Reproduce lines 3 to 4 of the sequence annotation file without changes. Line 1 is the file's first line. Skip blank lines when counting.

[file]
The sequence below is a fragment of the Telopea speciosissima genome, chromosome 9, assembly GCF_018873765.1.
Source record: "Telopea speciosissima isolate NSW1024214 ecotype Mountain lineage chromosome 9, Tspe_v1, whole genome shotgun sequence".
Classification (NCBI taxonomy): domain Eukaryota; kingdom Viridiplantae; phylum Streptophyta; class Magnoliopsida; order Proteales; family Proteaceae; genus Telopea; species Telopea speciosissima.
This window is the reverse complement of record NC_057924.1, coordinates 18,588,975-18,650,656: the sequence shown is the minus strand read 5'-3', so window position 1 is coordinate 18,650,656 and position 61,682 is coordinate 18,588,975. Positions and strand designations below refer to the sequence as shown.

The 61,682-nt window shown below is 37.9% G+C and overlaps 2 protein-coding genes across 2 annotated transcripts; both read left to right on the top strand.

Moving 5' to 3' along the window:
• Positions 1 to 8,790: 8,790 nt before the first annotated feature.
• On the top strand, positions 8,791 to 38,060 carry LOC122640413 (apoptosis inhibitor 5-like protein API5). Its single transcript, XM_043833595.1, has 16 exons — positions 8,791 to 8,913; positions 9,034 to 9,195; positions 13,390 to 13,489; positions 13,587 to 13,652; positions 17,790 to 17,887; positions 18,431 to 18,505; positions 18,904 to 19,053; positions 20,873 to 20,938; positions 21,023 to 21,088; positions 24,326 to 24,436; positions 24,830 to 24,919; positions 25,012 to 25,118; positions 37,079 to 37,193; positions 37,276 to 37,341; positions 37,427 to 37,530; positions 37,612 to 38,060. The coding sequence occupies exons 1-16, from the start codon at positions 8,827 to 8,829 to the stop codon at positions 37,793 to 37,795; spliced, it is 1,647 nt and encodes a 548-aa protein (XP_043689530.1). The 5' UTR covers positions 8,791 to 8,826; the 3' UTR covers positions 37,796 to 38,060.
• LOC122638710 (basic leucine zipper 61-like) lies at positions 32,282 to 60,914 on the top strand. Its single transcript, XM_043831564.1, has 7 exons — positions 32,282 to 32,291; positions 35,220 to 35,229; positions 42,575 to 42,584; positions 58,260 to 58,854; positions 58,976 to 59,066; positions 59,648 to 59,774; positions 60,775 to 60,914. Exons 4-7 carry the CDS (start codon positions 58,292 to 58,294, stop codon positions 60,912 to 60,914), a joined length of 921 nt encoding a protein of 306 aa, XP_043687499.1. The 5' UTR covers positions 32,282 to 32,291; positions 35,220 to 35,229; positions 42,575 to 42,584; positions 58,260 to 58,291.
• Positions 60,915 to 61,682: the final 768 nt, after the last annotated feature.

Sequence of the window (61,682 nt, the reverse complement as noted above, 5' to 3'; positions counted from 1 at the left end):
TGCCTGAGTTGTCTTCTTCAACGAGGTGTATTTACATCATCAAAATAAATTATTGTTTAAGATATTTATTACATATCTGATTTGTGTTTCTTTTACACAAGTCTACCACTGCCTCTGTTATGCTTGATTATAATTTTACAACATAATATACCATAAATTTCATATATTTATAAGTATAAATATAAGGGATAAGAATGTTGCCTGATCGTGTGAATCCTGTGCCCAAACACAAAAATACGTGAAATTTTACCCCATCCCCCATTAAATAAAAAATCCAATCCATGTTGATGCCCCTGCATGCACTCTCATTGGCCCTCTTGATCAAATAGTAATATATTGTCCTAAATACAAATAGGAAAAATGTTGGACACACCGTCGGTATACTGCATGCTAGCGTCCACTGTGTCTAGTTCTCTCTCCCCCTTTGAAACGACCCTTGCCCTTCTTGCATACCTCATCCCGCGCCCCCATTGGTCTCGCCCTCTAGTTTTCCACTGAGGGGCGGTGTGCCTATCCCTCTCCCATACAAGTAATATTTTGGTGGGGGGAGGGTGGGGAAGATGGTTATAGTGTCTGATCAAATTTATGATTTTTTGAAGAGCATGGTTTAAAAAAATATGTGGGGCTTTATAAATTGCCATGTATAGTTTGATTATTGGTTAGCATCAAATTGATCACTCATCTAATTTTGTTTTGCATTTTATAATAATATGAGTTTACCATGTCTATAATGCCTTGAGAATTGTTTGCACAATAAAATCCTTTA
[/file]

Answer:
Classification (NCBI taxonomy): domain Eukaryota; kingdom Viridiplantae; phylum Streptophyta; class Magnoliopsida; order Proteales; family Proteaceae; genus Telopea; species Telopea speciosissima.
This window is the reverse complement of record NC_057924.1, coordinates 18,588,975-18,650,656: the sequence shown is the minus strand read 5'-3', so window position 1 is coordinate 18,650,656 and position 61,682 is coordinate 18,588,975. Positions and strand designations below refer to the sequence as shown.